Now take a small ball, around 20 grams from the dough and flatten it and then stuff it if you want by taking a little amount from that prepared stuffing dough.
      a small dough ball placed on a hand and an orange color stuffing inside the dough
    • Seal the dough and roll between your palm to form a smooth round ball. Make all jamuns similarly. Keep them covered at all times so that they don't dry out.
      a round smooth dough ball placed on a hand
    • Start working on the sugar syrup now. I make a huge amount of syrup since I like extra syrup with these jamuns, you can easily half the amount of this syrup if you like.
      To make the syrup, add sugar, water, rose water, kewra water, crushed cardamom and saffron to a pan on medium heat.
      Let the sugar dissolve and mixture come to boil. As soon as it comes to boil, add the lemon juice and stir. Lemon juice helps prevent crystallization of the sugar syrup.
      teaspoon of lemon juice being added to a pan of sugar syrup
    • Let the syrup simmer on medium heat for around 6 minutes. It should become sticky by then but will have no thread consistency. That's the right stage to remove pan from heat. Set this aside now.
      stirring the sugar syrup with a wooden spatula
    • Heat oil with some ghee in a kadai to fry the jamuns on low-medium heat. You can use only ghee or only oil too, I like using a combination of both.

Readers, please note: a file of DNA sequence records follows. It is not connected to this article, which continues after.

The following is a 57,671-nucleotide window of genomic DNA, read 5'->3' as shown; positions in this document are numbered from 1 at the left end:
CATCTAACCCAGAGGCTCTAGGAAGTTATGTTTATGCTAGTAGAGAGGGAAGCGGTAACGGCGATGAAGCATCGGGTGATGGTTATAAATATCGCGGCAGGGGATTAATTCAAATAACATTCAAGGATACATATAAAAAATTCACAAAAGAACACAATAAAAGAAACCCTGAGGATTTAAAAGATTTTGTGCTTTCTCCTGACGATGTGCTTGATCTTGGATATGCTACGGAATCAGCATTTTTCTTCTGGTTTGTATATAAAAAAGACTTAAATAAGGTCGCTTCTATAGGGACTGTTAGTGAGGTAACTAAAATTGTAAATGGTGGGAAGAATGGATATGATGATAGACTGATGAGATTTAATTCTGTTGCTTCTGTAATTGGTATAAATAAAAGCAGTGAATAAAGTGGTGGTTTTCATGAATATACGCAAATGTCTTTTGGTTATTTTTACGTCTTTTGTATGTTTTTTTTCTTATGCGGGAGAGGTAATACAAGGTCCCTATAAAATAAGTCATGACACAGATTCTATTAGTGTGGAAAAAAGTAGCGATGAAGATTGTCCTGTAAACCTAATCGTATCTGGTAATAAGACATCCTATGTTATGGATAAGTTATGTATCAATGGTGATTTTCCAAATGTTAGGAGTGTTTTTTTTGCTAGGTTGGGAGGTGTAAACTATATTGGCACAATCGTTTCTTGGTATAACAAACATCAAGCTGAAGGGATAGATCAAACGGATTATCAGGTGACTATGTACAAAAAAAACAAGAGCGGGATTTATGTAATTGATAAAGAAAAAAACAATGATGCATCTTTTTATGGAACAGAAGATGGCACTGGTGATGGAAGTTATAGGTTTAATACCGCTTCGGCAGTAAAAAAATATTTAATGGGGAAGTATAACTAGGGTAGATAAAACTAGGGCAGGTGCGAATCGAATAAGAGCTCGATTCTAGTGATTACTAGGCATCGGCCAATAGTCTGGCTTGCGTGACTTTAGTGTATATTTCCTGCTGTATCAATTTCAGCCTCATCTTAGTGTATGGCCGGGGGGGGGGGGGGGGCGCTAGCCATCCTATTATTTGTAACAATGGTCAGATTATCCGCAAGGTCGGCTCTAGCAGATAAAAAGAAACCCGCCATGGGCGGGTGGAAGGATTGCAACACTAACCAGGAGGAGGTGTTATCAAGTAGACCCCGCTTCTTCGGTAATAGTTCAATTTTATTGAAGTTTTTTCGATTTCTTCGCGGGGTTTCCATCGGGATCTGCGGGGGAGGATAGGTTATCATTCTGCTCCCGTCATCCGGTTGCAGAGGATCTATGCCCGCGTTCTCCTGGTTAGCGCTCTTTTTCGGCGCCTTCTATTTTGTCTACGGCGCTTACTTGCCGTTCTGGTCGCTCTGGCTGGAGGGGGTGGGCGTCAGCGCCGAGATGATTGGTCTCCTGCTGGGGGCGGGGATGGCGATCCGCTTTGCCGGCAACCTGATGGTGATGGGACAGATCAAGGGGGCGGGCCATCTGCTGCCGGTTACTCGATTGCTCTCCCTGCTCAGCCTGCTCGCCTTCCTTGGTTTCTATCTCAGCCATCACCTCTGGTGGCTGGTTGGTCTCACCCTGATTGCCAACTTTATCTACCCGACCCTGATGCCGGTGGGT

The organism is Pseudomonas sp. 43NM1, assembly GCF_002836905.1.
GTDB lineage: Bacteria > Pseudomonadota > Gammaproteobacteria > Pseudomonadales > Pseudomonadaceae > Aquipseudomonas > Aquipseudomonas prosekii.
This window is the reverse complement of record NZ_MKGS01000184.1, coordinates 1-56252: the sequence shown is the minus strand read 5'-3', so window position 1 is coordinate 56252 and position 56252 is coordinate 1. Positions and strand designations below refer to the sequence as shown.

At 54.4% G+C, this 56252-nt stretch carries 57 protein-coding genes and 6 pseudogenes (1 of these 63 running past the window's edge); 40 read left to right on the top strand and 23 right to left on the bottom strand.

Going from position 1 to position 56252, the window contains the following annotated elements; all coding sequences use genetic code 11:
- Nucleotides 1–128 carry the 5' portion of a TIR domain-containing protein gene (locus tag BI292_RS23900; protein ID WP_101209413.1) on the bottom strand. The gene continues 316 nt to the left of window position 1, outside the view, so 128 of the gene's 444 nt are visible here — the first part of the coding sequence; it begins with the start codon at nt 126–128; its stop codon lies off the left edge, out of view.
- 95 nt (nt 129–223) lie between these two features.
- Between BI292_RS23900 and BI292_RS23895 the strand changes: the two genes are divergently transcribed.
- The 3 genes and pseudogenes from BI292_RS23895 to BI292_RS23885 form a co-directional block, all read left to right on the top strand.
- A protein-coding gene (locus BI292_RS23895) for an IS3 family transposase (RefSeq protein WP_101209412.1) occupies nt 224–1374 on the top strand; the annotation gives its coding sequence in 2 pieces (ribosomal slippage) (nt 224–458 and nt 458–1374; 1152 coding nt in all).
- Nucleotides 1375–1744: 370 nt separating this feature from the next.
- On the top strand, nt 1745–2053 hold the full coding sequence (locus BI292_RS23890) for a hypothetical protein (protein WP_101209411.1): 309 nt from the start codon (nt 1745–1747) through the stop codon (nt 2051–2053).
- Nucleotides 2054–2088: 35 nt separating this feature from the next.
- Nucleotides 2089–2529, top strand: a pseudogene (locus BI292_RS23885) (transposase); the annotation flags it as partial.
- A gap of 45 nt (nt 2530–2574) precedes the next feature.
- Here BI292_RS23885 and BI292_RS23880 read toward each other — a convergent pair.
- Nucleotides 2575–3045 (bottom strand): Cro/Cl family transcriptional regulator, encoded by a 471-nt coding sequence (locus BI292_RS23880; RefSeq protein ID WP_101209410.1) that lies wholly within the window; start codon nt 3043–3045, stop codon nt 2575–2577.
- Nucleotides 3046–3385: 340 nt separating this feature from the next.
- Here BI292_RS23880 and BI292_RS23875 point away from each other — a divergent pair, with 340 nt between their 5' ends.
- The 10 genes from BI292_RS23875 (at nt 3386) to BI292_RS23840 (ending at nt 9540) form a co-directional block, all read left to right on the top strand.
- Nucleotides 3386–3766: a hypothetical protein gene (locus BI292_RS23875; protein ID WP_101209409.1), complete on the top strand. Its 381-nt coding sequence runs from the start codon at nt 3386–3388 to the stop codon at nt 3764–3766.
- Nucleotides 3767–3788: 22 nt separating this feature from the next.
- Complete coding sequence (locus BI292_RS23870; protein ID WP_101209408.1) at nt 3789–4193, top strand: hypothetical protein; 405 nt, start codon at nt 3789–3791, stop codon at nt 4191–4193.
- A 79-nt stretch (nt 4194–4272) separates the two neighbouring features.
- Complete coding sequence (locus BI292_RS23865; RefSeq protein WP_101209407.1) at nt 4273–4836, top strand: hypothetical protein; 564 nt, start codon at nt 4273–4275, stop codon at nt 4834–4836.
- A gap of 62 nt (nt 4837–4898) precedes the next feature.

Add the prepared jamuns to lukewarm oil. Once jamuns are in the oil, keep moving the oil around them with a spatula without touching the jamuns so that the bottom doesn't get brown.
      round dough balls in hot oil
    • After around 6-7 minutes, they will start floating in oil, at this point turn heat to medium from low-medium.
      They will first turn golden brown in color.
      brown color dough balls fried being fried in hot oil
    • Fry until they turn black, this will take around 14 to 15 minutes in total. Do not burn them. Remove them from oil using a spatula.
      black color dough ball taken out of hot oil with a spatula
    • Drop fried hot jamuns in the prepared syrup. Syrup should be warm when you add jamuns to it (and jamuns should be dropped immediately after frying them). Fry all of them similarly and let them soak in the sugar syrup for at least 4 hours.
      Enjoy warm!
      round dough balls dunked in sugar syrup in a pan

    Notes

    1. Please read the important tips mentioned in the last, that will help while making this recipe.
    2. The amount of sugar syrup can easily be halved. I like extra sugar syrup with my kala jamuns hence make a large amount.
    3. Stuffing the jamuns is optional, you can skip the step.

    Nutrition

    Calories: 175kcalCarbohydrates: 32gProtein: 2gFat: 5gSaturated Fat: 2gCholesterol: 2mgSodium: 32mgPotassium: 8mgFiber: 1gSugar: 27gVitamin A: 49IUVitamin C: 1mgCalcium: 76mgIron: 1mg
    Keyword kala jamun
    Tried this recipe?Mention @cookwithmanali or tag #cookwithmanali!

    One thought on “Kala Jamun

    1. 5 stars
      You have so many amazing things on this site. I haven’t made many items but knowing you have all the steps and photos makes it easy.

      Thank you so much for taking the time and effort and sharing with us. Happy Diwali , Jai Shri Ram.